Students’ Favorite New Online Learning Methods

a student showing off their favorite learning method

Molly Troxel showing off her favorite learning method / Photographer: Molly Troxel

This school year is unlike any we have had before. With the majority of classes now online, both students and teachers have needed to adapt to this new normal. For better or worse, we are the guinea pigs for a variety of new programs and teaching methods.

Most of us at Orcas Island High School are comfortable using Google Classroom by now, as well as Google Meets. However, many of us still struggle to keep all the other programs, with their abstract names and unhelpful logos, straight. Edpuzzle, despite its misleading nomenclature, has nothing to do with board games, instead it is an app for playing videos and answering questions along the way. Flipgrid, on the other hand, is quite the opposite, providing students with a (seemingly) simple way to record themselves in short video clips. Perhaps the easiest to confuse are Parlay, which organizes group discussions, with Padlet, a website that allows teachers to interact with their students via slide shows in real-time. Finally, pre-made lesson plans have been popularized as well, especially those by AP Classroom and Khan Academy. While some students have experience from using them pre-COVID, to others they are completely new.

When asked to name their top new methods of learning, students overwhelmingly agreed on one program as their favorite: Edpuzzle. In fact, over 54% of interviewed students preferred this app over other teaching methods. Student August Moore said she likes it because “It’s very straight forward” while student Diego Lago said that Edpuzzles are “quick and helpful.” Not surprisingly, many students, 36.4% to be exact, preferred simply doing an assignment on Google Classroom without having a Meet at all. Student Ellie Wright prefers this method. “I like working at my own pace and taking my time to understand the material,” said Wright. In a system that some find confusing, student Paxton White said, “It’s nice and simple, easy to turn in.” One student did complain that sometimes teachers are not very clear when Google Classroom assignments are due, which can cause confusion. The third favorite new program of OIHS students is Parlay, with a 27.3% preference rate. It is very difficult to have debates and group discussions via Google Meet, and Parlay is meant to make these kinds of activities easier. Student Leonai van Putten prefers this program because it is “Very user friendly,” while student Landon Carter appreciates how “It allows for structured conversations that make it easier to go in-depth.” One of the hardest aspects of online school is missing interpersonal interaction and, in the words of student Sofia Fleming, “Class discussions all the way.”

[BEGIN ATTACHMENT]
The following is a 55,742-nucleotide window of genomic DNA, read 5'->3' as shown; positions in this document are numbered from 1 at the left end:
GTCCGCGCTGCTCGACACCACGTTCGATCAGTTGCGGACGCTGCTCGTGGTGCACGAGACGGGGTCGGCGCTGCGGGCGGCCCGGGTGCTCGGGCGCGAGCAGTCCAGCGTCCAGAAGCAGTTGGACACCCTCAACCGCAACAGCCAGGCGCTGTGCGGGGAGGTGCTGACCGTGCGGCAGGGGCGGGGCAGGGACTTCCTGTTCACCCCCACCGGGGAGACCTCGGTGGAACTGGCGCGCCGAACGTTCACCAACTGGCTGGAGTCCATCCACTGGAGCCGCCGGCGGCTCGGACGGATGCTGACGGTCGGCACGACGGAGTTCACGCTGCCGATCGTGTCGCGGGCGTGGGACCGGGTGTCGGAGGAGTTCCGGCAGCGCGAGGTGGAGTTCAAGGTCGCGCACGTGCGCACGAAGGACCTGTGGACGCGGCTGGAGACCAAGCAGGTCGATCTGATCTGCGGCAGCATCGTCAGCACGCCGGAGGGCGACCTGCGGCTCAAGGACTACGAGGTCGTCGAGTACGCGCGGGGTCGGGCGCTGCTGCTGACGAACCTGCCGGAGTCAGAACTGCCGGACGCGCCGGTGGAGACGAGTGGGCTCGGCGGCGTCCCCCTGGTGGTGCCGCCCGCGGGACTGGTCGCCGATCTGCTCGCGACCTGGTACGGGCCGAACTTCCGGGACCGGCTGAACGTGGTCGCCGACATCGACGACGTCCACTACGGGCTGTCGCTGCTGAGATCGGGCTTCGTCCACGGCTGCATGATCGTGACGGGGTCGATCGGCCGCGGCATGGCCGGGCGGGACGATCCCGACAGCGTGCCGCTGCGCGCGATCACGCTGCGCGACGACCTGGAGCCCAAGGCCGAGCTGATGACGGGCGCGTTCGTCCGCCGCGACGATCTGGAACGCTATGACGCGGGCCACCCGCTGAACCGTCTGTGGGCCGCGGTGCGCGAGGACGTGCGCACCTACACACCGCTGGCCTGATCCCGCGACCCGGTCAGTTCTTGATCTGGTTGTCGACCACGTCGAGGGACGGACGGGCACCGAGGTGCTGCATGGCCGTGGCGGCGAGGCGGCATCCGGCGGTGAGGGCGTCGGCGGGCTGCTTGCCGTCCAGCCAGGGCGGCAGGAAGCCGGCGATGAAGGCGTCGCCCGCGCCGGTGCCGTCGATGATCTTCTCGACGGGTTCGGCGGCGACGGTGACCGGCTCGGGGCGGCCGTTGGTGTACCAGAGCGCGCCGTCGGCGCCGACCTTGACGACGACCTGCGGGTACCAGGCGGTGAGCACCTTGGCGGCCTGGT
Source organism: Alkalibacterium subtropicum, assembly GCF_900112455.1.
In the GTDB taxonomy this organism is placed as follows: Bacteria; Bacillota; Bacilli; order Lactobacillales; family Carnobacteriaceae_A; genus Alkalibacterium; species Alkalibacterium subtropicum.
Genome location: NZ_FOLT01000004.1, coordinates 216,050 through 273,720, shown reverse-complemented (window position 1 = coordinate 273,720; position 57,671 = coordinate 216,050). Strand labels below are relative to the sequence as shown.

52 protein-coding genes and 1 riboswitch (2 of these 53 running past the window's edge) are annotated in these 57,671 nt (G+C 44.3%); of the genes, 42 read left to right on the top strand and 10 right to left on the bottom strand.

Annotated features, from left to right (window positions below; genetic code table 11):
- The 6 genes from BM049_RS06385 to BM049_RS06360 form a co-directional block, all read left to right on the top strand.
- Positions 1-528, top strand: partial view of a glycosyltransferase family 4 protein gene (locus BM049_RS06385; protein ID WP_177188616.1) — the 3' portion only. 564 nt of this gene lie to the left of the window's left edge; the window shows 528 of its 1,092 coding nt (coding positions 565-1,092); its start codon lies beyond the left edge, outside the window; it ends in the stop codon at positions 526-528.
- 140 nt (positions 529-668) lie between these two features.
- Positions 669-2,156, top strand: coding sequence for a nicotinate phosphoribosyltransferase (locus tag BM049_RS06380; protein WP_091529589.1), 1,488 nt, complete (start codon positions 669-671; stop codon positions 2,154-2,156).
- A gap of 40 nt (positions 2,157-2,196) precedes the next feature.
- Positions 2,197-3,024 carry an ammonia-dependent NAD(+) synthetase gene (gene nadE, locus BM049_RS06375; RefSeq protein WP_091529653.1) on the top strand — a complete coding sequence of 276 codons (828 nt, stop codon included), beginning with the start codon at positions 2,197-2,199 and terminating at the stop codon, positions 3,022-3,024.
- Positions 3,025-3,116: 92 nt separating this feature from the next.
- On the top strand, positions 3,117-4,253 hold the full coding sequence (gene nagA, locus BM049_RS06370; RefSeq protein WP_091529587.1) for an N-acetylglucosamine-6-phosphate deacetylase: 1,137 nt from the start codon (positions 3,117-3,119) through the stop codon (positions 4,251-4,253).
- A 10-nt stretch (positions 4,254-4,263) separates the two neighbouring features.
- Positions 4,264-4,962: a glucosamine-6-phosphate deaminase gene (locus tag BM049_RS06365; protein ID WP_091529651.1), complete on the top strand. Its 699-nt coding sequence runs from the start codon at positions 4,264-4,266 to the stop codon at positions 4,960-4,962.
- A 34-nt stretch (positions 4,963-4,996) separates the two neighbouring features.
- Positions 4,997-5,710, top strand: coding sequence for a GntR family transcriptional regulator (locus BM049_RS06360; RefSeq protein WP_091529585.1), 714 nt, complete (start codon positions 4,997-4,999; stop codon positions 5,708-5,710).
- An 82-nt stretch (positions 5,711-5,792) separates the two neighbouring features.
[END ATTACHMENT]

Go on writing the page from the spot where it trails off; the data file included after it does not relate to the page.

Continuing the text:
On average, students were much more divided on their least favorite methods of online school. The highest voted category was lecturing alongside slideshow presentations at almost 32%. Simply presenting a slideshow is definitely the most common method of teaching, so it is interesting that it is so disliked. Most students explained that they get bored of sitting and watching a screen with no
interaction, while others said it was hard to absorb information unless the class is recorded and they can go back and watch it at their own speed. Wright said, “It’s hard to stay focused and I find that it’s easy to zone out”. Agreeing with Wright Lago said, “It’s the easiest to get distracted while you’re just listening.

Tied with a least favorite percentage of 27.3 are Flipgrid and AP Classroom. For the most part, students dislike the AP Classroom because they find it boring and not very user-friendly. While Flipgrid was numerically not the least liked, its opposition was overwhelm-
ingly the most fervent. When asked about Flipgrid, student Bella Evans said “All the homies hate Flipgrid >:( I don’t know if teachers know how awkward it is to record yourself repeatedly for the class to see. Sometimes it takes me like 10 tries to get the video right and nobody should need to stare at themselves speaking for that amount of time. Not to be dramatic but if they don’t stop using Flip- grid, I’m dropping out.” On a lesser scale, other students complained that this program is confusing, ill-functioning, and awkward.

It is impossible to keep everyone happy. Students learn in different ways. Some work best on their own, while others rely on scheduled meets and lesson plans. At least there is one thing we can all agree on: in the words of student Thian Armenia, “[we all] love Mr. Austin’s cartoon Padlets!”